There are many patents/social spaces that we could discus that in many instances only one company is running/holding hostage as leverage. And rightly so, its business man. I say we don’t need neutrality at all, it only stifles our choice, limiting us. Let social be “Free”. Not in the sense or scope of dollars, but in freedom. Freedom to choose. if one game is in town, the beauty and motivation is to knock the next guy off his game, innovate, make a superior product in both cost and efficiency, ease of use etc etc. In this light, this whole article and idealism is laughable. SOME PEOPLE WORK HARDER THAN OTHERS. (enlarged only for emphasis, as I cant high light). Not all social spaces are created equally indeed. May the best company win, if not, don’t use it. If they’re the only company doing it, charging whatever they propose, start a new one. That is the beauty in this dynamic. That is the art.  
         Social neutrality? Genuine, I will give you that. But vain, unpractical, inapplicable to anything. To include its own very intent. Communication is a tool. Whether your holding a pigeon with a letter, a pen with paper, a MacBook Pro, or even travelling on horse back. Social in all regards is a tool first. Your means of communication is already, and will always be neutral. Its freedom and means/ability to use these social tools that is the real issue.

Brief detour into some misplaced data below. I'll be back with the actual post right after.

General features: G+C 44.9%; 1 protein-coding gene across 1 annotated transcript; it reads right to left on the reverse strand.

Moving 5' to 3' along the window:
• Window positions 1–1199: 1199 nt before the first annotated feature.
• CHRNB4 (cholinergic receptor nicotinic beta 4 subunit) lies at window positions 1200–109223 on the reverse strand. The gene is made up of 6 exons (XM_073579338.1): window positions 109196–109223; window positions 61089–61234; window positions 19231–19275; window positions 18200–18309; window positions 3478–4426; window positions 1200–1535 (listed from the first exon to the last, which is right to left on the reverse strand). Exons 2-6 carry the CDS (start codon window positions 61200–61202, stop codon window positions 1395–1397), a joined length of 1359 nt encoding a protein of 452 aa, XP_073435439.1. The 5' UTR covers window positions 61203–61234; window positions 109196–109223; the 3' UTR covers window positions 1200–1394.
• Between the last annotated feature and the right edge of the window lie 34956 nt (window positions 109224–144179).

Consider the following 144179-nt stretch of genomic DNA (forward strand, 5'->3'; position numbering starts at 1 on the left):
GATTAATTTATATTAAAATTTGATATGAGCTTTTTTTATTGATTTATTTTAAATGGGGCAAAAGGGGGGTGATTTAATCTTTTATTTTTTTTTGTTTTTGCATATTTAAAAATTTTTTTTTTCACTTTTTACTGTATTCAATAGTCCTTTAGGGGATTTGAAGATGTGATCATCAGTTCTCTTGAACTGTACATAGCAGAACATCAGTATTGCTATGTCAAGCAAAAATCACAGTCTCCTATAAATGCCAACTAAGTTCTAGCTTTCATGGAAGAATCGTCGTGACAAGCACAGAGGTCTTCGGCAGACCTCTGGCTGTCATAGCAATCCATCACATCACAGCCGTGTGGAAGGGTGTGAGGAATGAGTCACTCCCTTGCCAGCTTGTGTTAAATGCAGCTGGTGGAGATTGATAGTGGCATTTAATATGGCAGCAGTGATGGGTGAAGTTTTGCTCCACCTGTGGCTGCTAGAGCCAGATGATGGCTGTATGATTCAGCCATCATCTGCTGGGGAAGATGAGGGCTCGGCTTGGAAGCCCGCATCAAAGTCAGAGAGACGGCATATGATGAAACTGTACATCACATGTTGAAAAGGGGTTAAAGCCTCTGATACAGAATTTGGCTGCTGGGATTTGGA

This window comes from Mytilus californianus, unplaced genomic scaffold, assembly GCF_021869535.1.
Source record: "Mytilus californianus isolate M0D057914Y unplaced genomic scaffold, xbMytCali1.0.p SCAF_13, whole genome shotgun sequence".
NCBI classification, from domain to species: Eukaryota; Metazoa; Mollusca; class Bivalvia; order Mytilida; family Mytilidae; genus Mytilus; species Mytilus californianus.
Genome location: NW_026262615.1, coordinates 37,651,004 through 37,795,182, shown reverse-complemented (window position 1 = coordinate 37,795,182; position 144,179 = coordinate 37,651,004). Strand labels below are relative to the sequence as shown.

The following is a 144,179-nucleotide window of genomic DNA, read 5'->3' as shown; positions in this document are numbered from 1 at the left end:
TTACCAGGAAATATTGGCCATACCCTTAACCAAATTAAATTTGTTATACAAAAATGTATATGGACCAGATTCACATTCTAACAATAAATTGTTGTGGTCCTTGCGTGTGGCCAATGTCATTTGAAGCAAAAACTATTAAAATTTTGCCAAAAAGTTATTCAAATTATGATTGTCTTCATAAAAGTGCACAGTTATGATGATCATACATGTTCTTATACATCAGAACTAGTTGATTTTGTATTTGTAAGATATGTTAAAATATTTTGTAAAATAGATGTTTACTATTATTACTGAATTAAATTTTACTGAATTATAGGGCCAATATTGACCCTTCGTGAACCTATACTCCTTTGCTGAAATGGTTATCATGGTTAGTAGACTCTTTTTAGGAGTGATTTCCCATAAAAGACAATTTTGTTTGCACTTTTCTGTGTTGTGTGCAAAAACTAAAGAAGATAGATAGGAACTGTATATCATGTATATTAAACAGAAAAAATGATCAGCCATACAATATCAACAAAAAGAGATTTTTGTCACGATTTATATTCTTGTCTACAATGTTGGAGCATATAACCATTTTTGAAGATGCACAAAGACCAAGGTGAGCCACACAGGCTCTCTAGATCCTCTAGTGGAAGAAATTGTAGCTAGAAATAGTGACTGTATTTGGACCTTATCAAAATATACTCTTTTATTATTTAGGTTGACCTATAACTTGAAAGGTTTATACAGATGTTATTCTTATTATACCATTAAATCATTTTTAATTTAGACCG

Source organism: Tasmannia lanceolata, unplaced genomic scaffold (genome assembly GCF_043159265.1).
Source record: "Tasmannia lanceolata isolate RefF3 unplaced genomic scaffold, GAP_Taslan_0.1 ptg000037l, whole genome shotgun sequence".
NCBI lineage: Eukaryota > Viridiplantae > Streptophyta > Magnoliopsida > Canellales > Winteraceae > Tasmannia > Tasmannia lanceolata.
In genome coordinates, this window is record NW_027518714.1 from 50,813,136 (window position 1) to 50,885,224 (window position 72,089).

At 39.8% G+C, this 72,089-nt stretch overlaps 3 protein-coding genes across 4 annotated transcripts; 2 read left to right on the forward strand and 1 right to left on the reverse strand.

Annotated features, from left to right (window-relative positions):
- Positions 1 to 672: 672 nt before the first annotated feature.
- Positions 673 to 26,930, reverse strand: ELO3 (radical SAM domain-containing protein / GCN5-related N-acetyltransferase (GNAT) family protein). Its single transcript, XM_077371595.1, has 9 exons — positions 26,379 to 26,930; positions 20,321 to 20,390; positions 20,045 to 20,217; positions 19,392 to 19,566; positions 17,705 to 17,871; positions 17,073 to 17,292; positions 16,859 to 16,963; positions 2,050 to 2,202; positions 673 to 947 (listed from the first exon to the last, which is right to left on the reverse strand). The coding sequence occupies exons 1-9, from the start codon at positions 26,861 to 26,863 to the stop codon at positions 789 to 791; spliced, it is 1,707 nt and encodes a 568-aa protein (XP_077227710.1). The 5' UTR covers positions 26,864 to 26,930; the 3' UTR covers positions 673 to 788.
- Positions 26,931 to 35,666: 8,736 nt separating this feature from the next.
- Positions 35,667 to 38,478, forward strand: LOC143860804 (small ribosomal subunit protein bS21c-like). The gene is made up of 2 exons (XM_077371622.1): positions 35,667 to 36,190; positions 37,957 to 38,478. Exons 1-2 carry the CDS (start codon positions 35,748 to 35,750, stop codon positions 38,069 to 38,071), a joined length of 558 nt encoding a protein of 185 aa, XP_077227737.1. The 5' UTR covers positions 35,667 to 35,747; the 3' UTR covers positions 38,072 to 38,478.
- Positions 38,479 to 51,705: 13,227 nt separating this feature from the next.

So with out technicality’s of how networks/social spaces today, past or present choke/stifle/deter competition, which I believe you already understand, That is just my lowly opinion. Social neutrality, is no friend of mine, or yours. Now playing: Social Neutrality, unfortunately, there is nothing to see here >_> 

  • alexmr

    I agree with the sentiment here and that when social network pipes get too much power, they may exercise it in a monopolistic way for their own good.

    That said, it’s always good to learn from companies who are at least trying to do the right thing. No one is saying Google is always altruistic (and full disclo: i used to work there) but google takeout is pretty solid when it comes to social data portability:

    • Guest

      It’s great that Google has the ‘Takeout’ option. It’s also great that Google tried for ‘Open Social’ back in 2007. However, I do believe the
      time is now ripe to think far ahead of all this, to a point where Google,
      Facebook, Diaspora, Twitter, we the citizens, and the government, become
      ‘friends’, socialize, sit at the same table, form a consortium, and come
      up with open standards in social networking — just like it happened with CERN, HTML, HTTP, NCSA, and

      Indeed, social networking may have become even more revolutionary if only Mark Zuckerberg had hopped over to MIT to do a Ph.D.
      under Tim Berners-Lee, instead of moving to California and starting up
      Facebook. :)

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  • Guest